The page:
Holi is an important spring festival for Hindus,a national holiday in India, a regional holiday in Nepal and other countries, also known as the ‘Festival of Colours”. It is a playful cultural event and an excuse to throw colored water at friends or stranger in jest. Holi is celebrated at the end of winter, on the last full moon of the hindu-luni-solar calendar month of phalgun.
In 17th century literature, it was identified as a festival that celebrated agricultural, commemorated good spring havests and the fertile land. Hindus believe it is a time of enjoying spring’s abundant colours and saying farewell to winter.
To many Hindus, holi festivities mark the beginning of the new year as well as occasion to reset and renew ruptured relationships, end conflicts and rid themselves of accumulated emotional impurities from the past.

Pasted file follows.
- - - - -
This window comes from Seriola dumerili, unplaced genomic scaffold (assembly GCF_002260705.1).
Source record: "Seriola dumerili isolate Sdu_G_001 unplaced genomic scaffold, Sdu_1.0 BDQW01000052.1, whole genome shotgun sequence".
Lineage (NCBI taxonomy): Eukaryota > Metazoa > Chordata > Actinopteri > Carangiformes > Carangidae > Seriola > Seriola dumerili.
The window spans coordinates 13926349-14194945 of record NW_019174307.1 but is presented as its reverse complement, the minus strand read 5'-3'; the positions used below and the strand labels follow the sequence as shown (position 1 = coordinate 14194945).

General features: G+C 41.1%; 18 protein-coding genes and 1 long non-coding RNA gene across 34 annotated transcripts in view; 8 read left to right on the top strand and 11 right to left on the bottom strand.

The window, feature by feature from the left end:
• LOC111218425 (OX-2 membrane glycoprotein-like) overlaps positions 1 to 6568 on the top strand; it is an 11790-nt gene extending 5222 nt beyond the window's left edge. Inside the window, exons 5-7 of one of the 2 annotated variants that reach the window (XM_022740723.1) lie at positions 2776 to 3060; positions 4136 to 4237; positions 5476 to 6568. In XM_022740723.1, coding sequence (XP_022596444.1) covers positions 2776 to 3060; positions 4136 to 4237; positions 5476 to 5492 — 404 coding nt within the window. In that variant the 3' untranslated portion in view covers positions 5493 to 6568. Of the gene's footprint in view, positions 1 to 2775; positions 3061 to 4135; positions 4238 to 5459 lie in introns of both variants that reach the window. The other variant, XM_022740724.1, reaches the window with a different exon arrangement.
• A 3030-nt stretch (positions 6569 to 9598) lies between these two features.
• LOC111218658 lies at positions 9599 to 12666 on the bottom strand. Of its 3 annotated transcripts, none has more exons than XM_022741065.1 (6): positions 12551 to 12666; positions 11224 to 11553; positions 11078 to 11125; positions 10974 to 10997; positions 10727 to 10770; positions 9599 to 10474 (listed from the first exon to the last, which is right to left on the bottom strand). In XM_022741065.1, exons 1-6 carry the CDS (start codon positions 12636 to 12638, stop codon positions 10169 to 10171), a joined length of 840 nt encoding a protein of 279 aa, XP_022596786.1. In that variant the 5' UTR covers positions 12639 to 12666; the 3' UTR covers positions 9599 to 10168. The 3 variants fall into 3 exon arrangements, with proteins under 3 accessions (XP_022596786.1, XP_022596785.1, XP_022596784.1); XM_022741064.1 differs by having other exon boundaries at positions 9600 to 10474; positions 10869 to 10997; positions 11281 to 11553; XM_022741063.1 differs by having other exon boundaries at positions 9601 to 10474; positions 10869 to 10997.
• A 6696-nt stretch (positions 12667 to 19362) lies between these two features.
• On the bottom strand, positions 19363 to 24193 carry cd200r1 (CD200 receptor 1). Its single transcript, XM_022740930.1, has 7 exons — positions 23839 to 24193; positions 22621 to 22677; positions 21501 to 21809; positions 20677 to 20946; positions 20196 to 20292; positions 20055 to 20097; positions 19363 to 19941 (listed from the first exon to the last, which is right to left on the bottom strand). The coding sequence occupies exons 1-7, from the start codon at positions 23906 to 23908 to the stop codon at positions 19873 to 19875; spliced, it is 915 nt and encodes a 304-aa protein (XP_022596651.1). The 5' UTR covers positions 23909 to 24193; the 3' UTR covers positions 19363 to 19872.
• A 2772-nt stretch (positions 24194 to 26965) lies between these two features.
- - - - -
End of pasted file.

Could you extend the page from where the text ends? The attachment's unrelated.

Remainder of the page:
It also has a religious purpose, symbolically signified by the legend of Holika. The night before holi, bonfires are lit in a ceremony known as Holika dahan or little holi. People gather neae fires, sing and dance. The next day, holi also known as Dhulandi or Dhulendi, is celebrated.
Children and youth spray coloured powder at each other, while adults smear dry coloured powder on each other’s faces. After playing with colours, and cleaning up, people bathe, put on clean clothes, and visit friends and family.
- INDIA 121 BY Kanika Gautam